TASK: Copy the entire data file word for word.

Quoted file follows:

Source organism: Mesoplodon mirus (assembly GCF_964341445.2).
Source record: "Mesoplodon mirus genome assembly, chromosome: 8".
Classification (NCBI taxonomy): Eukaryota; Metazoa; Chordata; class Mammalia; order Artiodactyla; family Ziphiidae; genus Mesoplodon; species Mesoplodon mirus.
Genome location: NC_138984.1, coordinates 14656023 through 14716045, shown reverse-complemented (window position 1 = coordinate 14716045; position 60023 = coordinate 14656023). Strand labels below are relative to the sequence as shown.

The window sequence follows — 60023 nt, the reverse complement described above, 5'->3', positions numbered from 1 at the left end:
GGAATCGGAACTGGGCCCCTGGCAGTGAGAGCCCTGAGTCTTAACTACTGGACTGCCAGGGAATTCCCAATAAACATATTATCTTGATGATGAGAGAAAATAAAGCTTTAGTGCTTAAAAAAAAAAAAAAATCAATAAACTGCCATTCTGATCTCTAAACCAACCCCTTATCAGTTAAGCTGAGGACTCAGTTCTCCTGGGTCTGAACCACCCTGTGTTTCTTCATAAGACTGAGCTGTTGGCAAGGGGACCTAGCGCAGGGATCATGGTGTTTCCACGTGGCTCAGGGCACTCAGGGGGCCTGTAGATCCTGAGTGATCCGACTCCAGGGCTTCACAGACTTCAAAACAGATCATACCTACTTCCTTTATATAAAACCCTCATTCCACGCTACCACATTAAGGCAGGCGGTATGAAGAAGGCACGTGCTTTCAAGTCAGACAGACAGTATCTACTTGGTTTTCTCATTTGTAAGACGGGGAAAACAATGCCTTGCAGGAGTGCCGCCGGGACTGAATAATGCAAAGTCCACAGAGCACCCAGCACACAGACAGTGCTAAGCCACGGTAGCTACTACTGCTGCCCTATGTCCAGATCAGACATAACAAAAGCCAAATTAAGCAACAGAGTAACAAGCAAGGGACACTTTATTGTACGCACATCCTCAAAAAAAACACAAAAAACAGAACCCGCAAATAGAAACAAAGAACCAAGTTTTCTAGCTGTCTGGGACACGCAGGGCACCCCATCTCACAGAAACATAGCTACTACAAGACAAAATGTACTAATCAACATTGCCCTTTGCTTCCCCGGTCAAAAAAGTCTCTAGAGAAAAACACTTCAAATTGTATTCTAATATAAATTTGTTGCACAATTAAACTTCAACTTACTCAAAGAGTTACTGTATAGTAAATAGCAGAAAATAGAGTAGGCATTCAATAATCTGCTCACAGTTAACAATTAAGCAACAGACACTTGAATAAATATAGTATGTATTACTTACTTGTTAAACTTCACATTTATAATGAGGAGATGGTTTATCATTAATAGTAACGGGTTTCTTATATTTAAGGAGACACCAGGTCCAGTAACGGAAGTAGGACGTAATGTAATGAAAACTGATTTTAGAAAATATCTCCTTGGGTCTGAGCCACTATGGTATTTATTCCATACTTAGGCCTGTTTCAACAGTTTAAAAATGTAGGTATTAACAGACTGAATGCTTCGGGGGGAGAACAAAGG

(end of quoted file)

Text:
Source organism: Mesoplodon mirus (assembly GCF_964341445.2).
Source record: "Mesoplodon mirus genome assembly, chromosome: 8".
Classification (NCBI taxonomy): Eukaryota; Metazoa; Chordata; class Mammalia; order Artiodactyla; family Ziphiidae; genus Mesoplodon; species Mesoplodon mirus.
Genome location: NC_138984.1, coordinates 14656023 through 14716045, shown reverse-complemented (window position 1 = coordinate 14716045; position 60023 = coordinate 14656023). Strand labels below are relative to the sequence as shown.

The window sequence follows — 60023 nt, the reverse complement described above, 5'->3', positions numbered from 1 at the left end:
GGAATCGGAACTGGGCCCCTGGCAGTGAGAGCCCTGAGTCTTAACTACTGGACTGCCAGGGAATTCCCAATAAACATATTATCTTGATGATGAGAGAAAATAAAGCTTTAGTGCTTAAAAAAAAAAAAAAATCAATAAACTGCCATTCTGATCTCTAAACCAACCCCTTATCAGTTAAGCTGAGGACTCAGTTCTCCTGGGTCTGAACCACCCTGTGTTTCTTCATAAGACTGAGCTGTTGGCAAGGGGACCTAGCGCAGGGATCATGGTGTTTCCACGTGGCTCAGGGCACTCAGGGGGCCTGTAGATCCTGAGTGATCCGACTCCAGGGCTTCACAGACTTCAAAACAGATCATACCTACTTCCTTTATATAAAACCCTCATTCCACGCTACCACATTAAGGCAGGCGGTATGAAGAAGGCACGTGCTTTCAAGTCAGACAGACAGTATCTACTTGGTTTTCTCATTTGTAAGACGGGGAAAACAATGCCTTGCAGGAGTGCCGCCGGGACTGAATAATGCAAAGTCCACAGAGCACCCAGCACACAGACAGTGCTAAGCCACGGTAGCTACTACTGCTGCCCTATGTCCAGATCAGACATAACAAAAGCCAAATTAAGCAACAGAGTAACAAGCAAGGGACACTTTATTGTACGCACATCCTCAAAAAAAACACAAAAAACAGAACCCGCAAATAGAAACAAAGAACCAAGTTTTCTAGCTGTCTGGGACACGCAGGGCACCCCATCTCACAGAAACATAGCTACTACAAGACAAAATGTACTAATCAACATTGCCCTTTGCTTCCCCGGTCAAAAAAGTCTCTAGAGAAAAACACTTCAAATTGTATTCTAATATAAATTTGTTGCACAATTAAACTTCAACTTACTCAAAGAGTTACTGTATAGTAAATAGCAGAAAATAGAGTAGGCATTCAATAATCTGCTCACAGTTAACAATTAAGCAACAGACACTTGAATAAATATAGTATGTATTACTTACTTGTTAAACTTCACATTTATAATGAGGAGATGGTTTATCATTAATAGTAACGGGTTTCTTATATTTAAGGAGACACCAGGTCCAGTAACGGAAGTAGGACGTAATGTAATGAAAACTGATTTTAGAAAATATCTCCTTGGGTCTGAGCCACTATGGTATTTATTCCATACTTAGGCCTGTTTCAACAGTTTAAAAATGTAGGTATTAACAGACTGAATGCTTCGGGGGGAGAACAAAGG